Applicability of the algorithm to weak dimers
Although the scheme was first envisioned for strong dimers, there is increasing evidence that the protocol may be even more valuable for the solution of weak dimer structures. It is usually very difficult to obtain intermolecular NOEs for weaker dimers through X-filtered experiments and, as a consequence, probability of obtaining erroneous monomer structure is also reduced. However, because there is usually a mixture of monomer and dimer species in the solution, RDC measured contains contributions from both monomer and dimer. To obtain an accurate measurement of only the dimer component of the RDC, the dissociation constant of the dimerization process needs to be known and RDC measurements will have to be made on multiple samples with different concentrations. This allows the value of the dimer RDC to be extrapolated based the linear relationship between the fraction of dimer in solution and the RDC value. Although the procedure is tedious, it can provide information that is otherwise not obtainable.
Implementation of the grid search
Once the symmetry axis of the oligomer has been identified, the construction of the dimer models can then be carried out via a simple grid search. Computational modeling of dimer structures can be implemented with several approaches. In the absence of the symmetry axis information, the search is a three-dimensional site search that contains a large number of possibilities. But with the symmetry information, the search is restricted to a simple two dimensional search on the plane orthogonal to the symmetry axis. This is because movements parallel to the axis will break the symmetry thus can not be allowed in order to preserve the orientation of the symmetry axis.
The grid search can be implemented with a variety of programs. The implementation used in this protocol uses the program VMD, which contains an extensive set of functions that allows the convenient manipulation of PDB coordinates and is capable of calling outside programs to perform molecular dynamics and simulate RDCs. During the grid search, the PDB coordinates of the monomer in the alignment tensor frame is first imported and placed at the origin. An identical copy of the molecule is then made and rotated by 180 degrees around the symmetry axis. The copy is then positioned at regularly spaced points in the plane perpendicular to the symmetry axis. At each grid point, a preliminary analysis of the relations between the two molecules is carried out to judge the suitability of the model being a realistic dimer. The analysis involves mostly calculating the distance between the two molecules to ensure that there are no egregious clashes between the molecules yet they are close enough to have an intermolecular interaction surface. Models judged to be plausible will undergo a round of molecular dynamics involving only residues at the interface. This will improve the interfacial contact if the initial side chain conformation of the monomer is not optimal. All suitable models produced by the model will then be evaluated based on the suitability of the intermolecular interface and, if PEG RDCs are available, the agreement between predicted RDCs based on the dimer structure and the experimental RDCs.
Part 1: Obtaining the symmetry axis orientation
Information regarding the orientation of the symmetry axis relative to the monomers is embedded in the RDCs. To obtain this information, the structure of the monomer is required. Using the structure, alignment tensor orientation of the RDCs can be calculated. The most convenient way of calculating the alignment tensor is to use the program REDCAT . Please refer to the “RDC Screening and Structure Refinement” section of the TWiki for details on how to prepare input files for and running REDCAT. For dimers, RDCs from two non-degenerate media are required.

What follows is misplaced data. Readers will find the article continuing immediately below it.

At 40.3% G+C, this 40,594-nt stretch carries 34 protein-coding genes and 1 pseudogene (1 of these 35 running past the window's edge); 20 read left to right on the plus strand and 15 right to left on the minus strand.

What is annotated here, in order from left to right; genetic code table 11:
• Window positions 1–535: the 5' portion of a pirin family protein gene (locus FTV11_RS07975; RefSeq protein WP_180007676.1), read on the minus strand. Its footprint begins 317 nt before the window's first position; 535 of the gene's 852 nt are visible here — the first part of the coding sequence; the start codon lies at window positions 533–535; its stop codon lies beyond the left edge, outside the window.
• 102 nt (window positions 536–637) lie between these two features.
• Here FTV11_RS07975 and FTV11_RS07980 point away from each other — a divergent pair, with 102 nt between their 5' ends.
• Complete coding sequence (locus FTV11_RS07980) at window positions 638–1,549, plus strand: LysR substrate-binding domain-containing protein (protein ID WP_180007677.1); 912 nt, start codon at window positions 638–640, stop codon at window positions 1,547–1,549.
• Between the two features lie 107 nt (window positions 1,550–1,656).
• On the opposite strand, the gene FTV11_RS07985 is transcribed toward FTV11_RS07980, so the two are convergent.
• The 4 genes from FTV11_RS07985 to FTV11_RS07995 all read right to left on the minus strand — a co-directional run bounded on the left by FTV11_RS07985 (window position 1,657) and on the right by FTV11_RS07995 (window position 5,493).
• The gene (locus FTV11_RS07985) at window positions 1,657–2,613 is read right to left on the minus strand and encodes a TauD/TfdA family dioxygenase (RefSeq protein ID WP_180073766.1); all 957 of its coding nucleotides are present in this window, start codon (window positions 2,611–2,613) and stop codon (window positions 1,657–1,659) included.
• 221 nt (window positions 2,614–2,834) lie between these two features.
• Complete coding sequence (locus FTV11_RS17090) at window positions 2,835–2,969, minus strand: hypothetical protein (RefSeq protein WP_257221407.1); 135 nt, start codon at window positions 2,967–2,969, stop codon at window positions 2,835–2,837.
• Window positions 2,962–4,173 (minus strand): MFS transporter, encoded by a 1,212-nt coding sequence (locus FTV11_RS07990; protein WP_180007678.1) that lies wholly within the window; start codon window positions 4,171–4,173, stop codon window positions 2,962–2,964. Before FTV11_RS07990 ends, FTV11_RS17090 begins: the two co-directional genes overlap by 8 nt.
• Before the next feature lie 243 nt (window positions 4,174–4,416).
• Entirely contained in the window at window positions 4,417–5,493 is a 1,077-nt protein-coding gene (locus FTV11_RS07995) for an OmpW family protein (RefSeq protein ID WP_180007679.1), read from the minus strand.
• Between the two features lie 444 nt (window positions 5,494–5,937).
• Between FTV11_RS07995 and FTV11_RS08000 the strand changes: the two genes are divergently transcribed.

Once the alignment tensors have been calculated, use the plot feature of REDCAT to plot the Sauson-Flamsteed projection of the tensor orientation (Tools->Plot->2D SF Plot). Trimers and higher order oligomers should have an axially symmetric alignment tensor with the non degenerate axis being the symmetry axis. For dimers, plot the two alignment tensors on the same graph. The two tensor orientations should be related to each other by a rotation around a stationary axis. The stationary axis is therefore the symmetry axis of the dimer.
Once the symmetry axis has been identified, the PDB coordinates of the structure in the alignment tensor frame can be obtained by using the rotate-PDB function in REDCAT, keeping in mind that the angles supplied by REDCAT only applies to the structure from which the alignment tensor is calculated.
Part 2: Grid search
The grid search can be implemented using virtually any program. The current approach uses VMD, although a XPLOR-NIH based approach is probably more efficient and convenient. VMD is usually considered only as a visualization program. However, it includes two embedded scripting language interfaces (tcl & python), through which graphical elements as well as data such as PDB coordinates can be manipulated very easily. The current grid search is implemented using the tcl interface, which means the scripts that executes the grid search is consisted of a series of tcl commands. More information on tcl commands provided by VMD can be found at the VMD website (www.ks.uiuc.edu/Research/vmd).
To set up the grid search several input files need to be prepared:
1. PDB of the monomer in the alignment tensor frame.
2. Steric alignment RDCs of the monomers in PALES format.
3. The dimensions of the monomer in anstroms.
4. Configuration files for NAMD.
5. The oma.tcl and search.tcl scripts.
The first two files can be prepared fairly easily. Please consult PALES documentation for the format of its input files. The dimensions of molecule can be found in VMD using the “measure minmax” function. A number of other programs are also capable of giving the same information. The oma.tcl and search.tcl scripts are attached to the end of this entry.
Two external programs will also be called during the grid search. NAMD will be used for the binding surface MD/energy minimization. PALES will be used to predict steric-alignment RDCs. NAMD also requires a configuration file as well as the parameter file for the force field for the MD calculation. Furthermore, to create the correct dimer PDB, the VMD plugin psfgen must be installed and working correctly. Please consult VMD documentation for instructions on how to install psfgen.